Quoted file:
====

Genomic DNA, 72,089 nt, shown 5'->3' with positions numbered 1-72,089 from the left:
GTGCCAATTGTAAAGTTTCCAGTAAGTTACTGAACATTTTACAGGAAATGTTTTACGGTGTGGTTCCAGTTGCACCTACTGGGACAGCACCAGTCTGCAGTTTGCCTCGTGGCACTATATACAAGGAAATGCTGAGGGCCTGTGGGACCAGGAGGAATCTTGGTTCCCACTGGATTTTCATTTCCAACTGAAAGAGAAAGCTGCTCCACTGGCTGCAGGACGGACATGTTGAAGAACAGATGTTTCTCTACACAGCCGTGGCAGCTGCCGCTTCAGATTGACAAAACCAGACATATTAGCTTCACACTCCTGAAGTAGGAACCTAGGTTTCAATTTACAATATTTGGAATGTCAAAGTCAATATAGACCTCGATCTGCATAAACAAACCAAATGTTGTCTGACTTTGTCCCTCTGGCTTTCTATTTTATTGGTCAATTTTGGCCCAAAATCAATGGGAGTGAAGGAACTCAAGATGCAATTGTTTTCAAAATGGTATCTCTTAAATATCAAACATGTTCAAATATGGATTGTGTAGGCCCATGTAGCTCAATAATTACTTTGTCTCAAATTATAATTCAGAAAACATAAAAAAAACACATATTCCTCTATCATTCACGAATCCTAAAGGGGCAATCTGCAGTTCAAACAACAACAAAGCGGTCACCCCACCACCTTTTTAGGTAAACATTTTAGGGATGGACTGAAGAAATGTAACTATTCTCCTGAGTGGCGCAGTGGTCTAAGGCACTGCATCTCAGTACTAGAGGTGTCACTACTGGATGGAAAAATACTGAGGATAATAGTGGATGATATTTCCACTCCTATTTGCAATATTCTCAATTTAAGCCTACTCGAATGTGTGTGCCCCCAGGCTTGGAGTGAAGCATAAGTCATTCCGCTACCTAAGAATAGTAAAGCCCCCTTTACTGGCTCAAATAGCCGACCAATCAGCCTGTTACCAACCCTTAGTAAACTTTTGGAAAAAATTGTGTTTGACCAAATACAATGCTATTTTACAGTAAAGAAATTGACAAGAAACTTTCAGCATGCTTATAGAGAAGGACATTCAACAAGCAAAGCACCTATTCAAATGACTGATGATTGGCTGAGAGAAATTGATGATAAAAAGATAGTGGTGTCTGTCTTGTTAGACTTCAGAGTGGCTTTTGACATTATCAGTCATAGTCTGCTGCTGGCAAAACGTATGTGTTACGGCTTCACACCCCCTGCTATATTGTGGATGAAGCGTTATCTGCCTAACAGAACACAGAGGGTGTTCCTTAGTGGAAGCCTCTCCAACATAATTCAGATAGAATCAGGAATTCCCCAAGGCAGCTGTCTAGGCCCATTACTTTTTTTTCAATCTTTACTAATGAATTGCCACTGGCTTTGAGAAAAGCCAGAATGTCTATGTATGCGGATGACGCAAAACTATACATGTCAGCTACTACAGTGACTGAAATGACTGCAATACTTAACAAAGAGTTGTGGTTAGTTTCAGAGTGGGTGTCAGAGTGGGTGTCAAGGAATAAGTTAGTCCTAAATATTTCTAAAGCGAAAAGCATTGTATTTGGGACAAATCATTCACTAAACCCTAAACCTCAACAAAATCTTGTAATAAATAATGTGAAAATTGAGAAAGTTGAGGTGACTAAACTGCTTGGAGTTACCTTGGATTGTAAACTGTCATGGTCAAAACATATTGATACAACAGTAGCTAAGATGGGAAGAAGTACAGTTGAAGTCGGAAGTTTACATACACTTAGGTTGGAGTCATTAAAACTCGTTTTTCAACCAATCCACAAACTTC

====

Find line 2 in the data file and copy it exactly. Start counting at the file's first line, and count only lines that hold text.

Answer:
GTGCCAATTGTAAAGTTTCCAGTAAGTTACTGAACATTTTACAGGAAATGTTTTACGGTGTGGTTCCAGTTGCACCTACTGGGACAGCACCAGTCTGCAGTTTGCCTCGTGGCACTATATACAAGGAAATGCTGAGGGCCTGTGGGACCAGGAGGAATCTTGGTTCCCACTGGATTTTCATTTCCAACTGAAAGAGAAAGCTGCTCCACTGGCTGCAGGACGGACATGTTGAAGAACAGATGTTTCTCTACACAGCCGTGGCAGCTGCCGCTTCAGATTGACAAAACCAGACATATTAGCTTCACACTCCTGAAGTAGGAACCTAGGTTTCAATTTACAATATTTGGAATGTCAAAGTCAATATAGACCTCGATCTGCATAAACAAACCAAATGTTGTCTGACTTTGTCCCTCTGGCTTTCTATTTTATTGGTCAATTTTGGCCCAAAATCAATGGGAGTGAAGGAACTCAAGATGCAATTGTTTTCAAAATGGTATCTCTTAAATATCAAACATGTTCAAATATGGATTGTGTAGGCCCATGTAGCTCAATAATTACTTTGTCTCAAATTATAATTCAGAAAACATAAAAAAAACACATATTCCTCTATCATTCACGAATCCTAAAGGGGCAATCTGCAGTTCAAACAACAACAAAGCGGTCACCCCACCACCTTTTTAGGTAAACATTTTAGGGATGGACTGAAGAAATGTAACTATTCTCCTGAGTGGCGCAGTGGTCTAAGGCACTGCATCTCAGTACTAGAGGTGTCACTACTGGATGGAAAAATACTGAGGATAATAGTGGATGATATTTCCACTCCTATTTGCAATATTCTCAATTTAAGCCTACTCGAATGTGTGTGCCCCCAGGCTTGGAGTGAAGCATAAGTCATTCCGCTACCTAAGAATAGTAAAGCCCCCTTTACTGGCTCAAATAGCCGACCAATCAGCCTGTTACCAACCCTTAGTAAACTTTTGGAAAAAATTGTGTTTGACCAAATACAATGCTATTTTACAGTAAAGAAATTGACAAGAAACTTTCAGCATGCTTATAGAGAAGGACATTCAACAAGCAAAGCACCTATTCAAATGACTGATGATTGGCTGAGAGAAATTGATGATAAAAAGATAGTGGTGTCTGTCTTGTTAGACTTCAGAGTGGCTTTTGACATTATCAGTCATAGTCTGCTGCTGGCAAAACGTATGTGTTACGGCTTCACACCCCCTGCTATATTGTGGATGAAGCGTTATCTGCCTAACAGAACACAGAGGGTGTTCCTTAGTGGAAGCCTCTCCAACATAATTCAGATAGAATCAGGAATTCCCCAAGGCAGCTGTCTAGGCCCATTACTTTTTTTTCAATCTTTACTAATGAATTGCCACTGGCTTTGAGAAAAGCCAGAATGTCTATGTATGCGGATGACGCAAAACTATACATGTCAGCTACTACAGTGACTGAAATGACTGCAATACTTAACAAAGAGTTGTGGTTAGTTTCAGAGTGGGTGTCAGAGTGGGTGTCAAGGAATAAGTTAGTCCTAAATATTTCTAAAGCGAAAAGCATTGTATTTGGGACAAATCATTCACTAAACCCTAAACCTCAACAAAATCTTGTAATAAATAATGTGAAAATTGAGAAAGTTGAGGTGACTAAACTGCTTGGAGTTACCTTGGATTGTAAACTGTCATGGTCAAAACATATTGATACAACAGTAGCTAAGATGGGAAGAAGTACAGTTGAAGTCGGAAGTTTACATACACTTAGGTTGGAGTCATTAAAACTCGTTTTTCAACCAATCCACAAACTTC